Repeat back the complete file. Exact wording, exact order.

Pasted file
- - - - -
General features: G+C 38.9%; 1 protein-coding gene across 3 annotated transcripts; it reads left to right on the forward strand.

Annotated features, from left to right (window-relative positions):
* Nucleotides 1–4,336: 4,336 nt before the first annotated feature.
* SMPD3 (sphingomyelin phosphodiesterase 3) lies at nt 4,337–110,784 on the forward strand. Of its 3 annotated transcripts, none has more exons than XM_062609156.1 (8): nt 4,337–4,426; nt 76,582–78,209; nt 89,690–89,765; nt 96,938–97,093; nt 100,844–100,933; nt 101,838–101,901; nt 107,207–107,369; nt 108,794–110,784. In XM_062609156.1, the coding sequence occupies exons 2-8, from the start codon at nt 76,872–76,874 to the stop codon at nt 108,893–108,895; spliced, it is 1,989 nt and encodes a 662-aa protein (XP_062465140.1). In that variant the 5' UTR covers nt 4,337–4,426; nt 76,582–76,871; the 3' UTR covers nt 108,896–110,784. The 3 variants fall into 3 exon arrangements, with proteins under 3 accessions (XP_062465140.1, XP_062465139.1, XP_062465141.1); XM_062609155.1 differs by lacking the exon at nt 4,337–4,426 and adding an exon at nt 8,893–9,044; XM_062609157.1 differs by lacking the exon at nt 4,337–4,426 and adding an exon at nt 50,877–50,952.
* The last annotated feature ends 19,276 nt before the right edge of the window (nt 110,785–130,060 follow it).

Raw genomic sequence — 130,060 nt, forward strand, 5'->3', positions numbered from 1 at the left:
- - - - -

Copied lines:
General features: G+C 38.9%; 1 protein-coding gene across 3 annotated transcripts; it reads left to right on the forward strand.

Annotated features, from left to right (window-relative positions):
* Nucleotides 1–4,336: 4,336 nt before the first annotated feature.
* SMPD3 (sphingomyelin phosphodiesterase 3) lies at nt 4,337–110,784 on the forward strand. Of its 3 annotated transcripts, none has more exons than XM_062609156.1 (8): nt 4,337–4,426; nt 76,582–78,209; nt 89,690–89,765; nt 96,938–97,093; nt 100,844–100,933; nt 101,838–101,901; nt 107,207–107,369; nt 108,794–110,784. In XM_062609156.1, the coding sequence occupies exons 2-8, from the start codon at nt 76,872–76,874 to the stop codon at nt 108,893–108,895; spliced, it is 1,989 nt and encodes a 662-aa protein (XP_062465140.1). In that variant the 5' UTR covers nt 4,337–4,426; nt 76,582–76,871; the 3' UTR covers nt 108,896–110,784. The 3 variants fall into 3 exon arrangements, with proteins under 3 accessions (XP_062465140.1, XP_062465139.1, XP_062465141.1); XM_062609155.1 differs by lacking the exon at nt 4,337–4,426 and adding an exon at nt 8,893–9,044; XM_062609157.1 differs by lacking the exon at nt 4,337–4,426 and adding an exon at nt 50,877–50,952.
* The last annotated feature ends 19,276 nt before the right edge of the window (nt 110,785–130,060 follow it).

Raw genomic sequence — 130,060 nt, forward strand, 5'->3', positions numbered from 1 at the left: